Colleen Hart

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Colleen Hart is a partner in the Tax Department and a member of the Employee Benefits & Executive Compensation Group.

Colleen advises companies, executives and boards on complex executive compensation matters. She offers a multidisciplinary approach to compensation and benefits issues with a focus on tax planning, securities laws and corporate governance. Matters she handles include the negotiation, structuring and implementation of employment and change-in-control agreements and deferred compensation, equity and incentive compensation plans. She advises on golden parachute and deduction limitation rules, securities reporting, registration and disclosure requirements and California employment laws. In addition, Colleen has extensive experience advising clients on compensation and benefits issues arising in mergers and acquisitions, initial public offerings, bankruptcies and finance transactions.

Colleen is a contributing author of The 409A Handbook (BNA 2016) and lectures frequently on executive compensation matters. As a U.S. Navy veteran, Colleen devotes a substantial amount of time to organizations that provide legal and support services to U.S. veterans.

Latest Articles

The Internal Revenue Service has published Notice 2018-68 (the “Notice”), which provides long awaited, but limited guidance on the recent amendments to Section 162(m) of the Internal Revenue Code (“Section 162(m)”) by the Tax Cuts and Jobs Act of 2017 (the “TCJA”). Specifically, the Notice provides guidance regarding the identification of a “covered employee” and the grandfathering rules governing written and binding arrangements in effect on November 2, 2017. The Notice applies to any taxable…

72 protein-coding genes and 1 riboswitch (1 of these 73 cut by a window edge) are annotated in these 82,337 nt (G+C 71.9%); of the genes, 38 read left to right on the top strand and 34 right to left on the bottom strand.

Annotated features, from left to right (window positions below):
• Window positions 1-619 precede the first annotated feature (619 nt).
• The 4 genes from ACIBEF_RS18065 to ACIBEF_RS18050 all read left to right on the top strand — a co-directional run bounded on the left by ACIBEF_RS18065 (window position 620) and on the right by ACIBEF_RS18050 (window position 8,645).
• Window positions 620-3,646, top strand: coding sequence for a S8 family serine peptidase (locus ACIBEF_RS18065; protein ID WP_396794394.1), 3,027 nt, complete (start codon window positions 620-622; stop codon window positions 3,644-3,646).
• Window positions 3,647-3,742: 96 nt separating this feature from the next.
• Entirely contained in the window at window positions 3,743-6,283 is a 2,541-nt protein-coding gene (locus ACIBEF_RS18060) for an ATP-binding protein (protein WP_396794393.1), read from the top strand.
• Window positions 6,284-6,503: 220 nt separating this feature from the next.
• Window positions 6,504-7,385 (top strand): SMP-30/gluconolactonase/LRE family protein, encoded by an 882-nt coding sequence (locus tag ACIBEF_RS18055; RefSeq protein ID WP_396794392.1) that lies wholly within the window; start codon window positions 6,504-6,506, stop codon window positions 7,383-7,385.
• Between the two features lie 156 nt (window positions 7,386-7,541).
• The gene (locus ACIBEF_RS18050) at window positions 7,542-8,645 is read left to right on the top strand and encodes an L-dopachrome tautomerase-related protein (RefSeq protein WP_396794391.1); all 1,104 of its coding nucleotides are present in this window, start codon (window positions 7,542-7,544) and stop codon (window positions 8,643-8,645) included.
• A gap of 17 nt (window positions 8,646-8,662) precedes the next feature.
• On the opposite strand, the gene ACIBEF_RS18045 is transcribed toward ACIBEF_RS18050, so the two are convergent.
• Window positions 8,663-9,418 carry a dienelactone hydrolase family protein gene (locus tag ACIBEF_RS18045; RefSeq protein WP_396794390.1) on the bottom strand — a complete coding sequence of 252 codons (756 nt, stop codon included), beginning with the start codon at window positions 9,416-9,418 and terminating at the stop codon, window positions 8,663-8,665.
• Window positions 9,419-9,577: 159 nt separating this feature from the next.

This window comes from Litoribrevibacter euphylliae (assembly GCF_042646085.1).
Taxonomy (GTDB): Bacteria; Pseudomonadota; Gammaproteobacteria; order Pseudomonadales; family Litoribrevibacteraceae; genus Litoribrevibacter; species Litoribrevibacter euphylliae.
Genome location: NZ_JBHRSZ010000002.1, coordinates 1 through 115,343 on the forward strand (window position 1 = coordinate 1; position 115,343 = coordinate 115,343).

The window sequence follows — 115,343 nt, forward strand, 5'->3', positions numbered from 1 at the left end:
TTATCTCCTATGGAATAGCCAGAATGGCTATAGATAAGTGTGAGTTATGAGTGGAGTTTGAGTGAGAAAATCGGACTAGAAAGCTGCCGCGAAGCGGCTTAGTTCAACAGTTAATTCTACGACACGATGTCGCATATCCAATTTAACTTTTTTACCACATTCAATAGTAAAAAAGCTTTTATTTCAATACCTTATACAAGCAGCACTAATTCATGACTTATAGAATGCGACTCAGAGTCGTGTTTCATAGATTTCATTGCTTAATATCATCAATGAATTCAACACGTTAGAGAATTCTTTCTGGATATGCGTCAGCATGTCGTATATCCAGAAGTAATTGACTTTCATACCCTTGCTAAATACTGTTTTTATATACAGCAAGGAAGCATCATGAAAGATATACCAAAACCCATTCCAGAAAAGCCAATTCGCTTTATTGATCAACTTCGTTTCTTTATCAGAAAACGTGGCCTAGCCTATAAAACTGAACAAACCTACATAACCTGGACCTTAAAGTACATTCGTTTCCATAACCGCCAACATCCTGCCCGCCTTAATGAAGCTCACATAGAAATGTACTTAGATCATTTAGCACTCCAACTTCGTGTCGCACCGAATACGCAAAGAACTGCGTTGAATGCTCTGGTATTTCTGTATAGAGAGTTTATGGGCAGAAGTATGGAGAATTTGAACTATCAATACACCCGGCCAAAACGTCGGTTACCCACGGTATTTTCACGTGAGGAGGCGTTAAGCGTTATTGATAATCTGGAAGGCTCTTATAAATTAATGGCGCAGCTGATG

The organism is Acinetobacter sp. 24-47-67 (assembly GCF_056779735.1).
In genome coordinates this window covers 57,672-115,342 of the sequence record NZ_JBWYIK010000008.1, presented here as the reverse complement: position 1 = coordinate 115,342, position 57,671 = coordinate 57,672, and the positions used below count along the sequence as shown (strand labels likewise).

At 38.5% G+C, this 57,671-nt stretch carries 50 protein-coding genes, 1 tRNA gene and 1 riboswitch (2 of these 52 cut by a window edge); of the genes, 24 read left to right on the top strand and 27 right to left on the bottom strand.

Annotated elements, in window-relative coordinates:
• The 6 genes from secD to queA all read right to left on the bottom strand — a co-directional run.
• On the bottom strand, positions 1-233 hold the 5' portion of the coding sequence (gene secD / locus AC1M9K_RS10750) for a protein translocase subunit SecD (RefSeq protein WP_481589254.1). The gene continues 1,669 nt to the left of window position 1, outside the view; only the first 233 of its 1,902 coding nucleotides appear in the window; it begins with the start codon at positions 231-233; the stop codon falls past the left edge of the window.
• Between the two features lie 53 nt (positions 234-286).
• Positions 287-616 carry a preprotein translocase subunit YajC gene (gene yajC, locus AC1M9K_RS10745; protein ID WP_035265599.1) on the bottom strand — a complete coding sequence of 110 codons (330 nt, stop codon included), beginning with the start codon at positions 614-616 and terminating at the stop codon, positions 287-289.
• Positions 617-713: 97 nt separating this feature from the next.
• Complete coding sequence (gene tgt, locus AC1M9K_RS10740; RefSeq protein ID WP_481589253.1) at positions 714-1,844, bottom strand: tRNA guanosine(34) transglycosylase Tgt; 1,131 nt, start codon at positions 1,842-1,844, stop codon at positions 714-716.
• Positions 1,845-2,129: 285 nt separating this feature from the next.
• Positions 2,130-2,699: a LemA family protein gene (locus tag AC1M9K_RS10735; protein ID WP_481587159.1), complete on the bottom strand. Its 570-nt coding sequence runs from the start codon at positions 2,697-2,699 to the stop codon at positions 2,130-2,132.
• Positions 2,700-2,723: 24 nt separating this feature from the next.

Los Angeles has the highest population of homeless veterans in the United States.  Proskauer’s Los Angeles office supports several programs that provide direct assistance to LA’s homeless veterans, including PATHCooks.  Several times a year, Proskauer volunteers plan and serve dinner to the residents of PATH’s Westside Center through the PATHCooks program.  PATH’s Westside Center provides interim housing to get homeless veterans off the streets as quickly as possible while they work with the Veterans…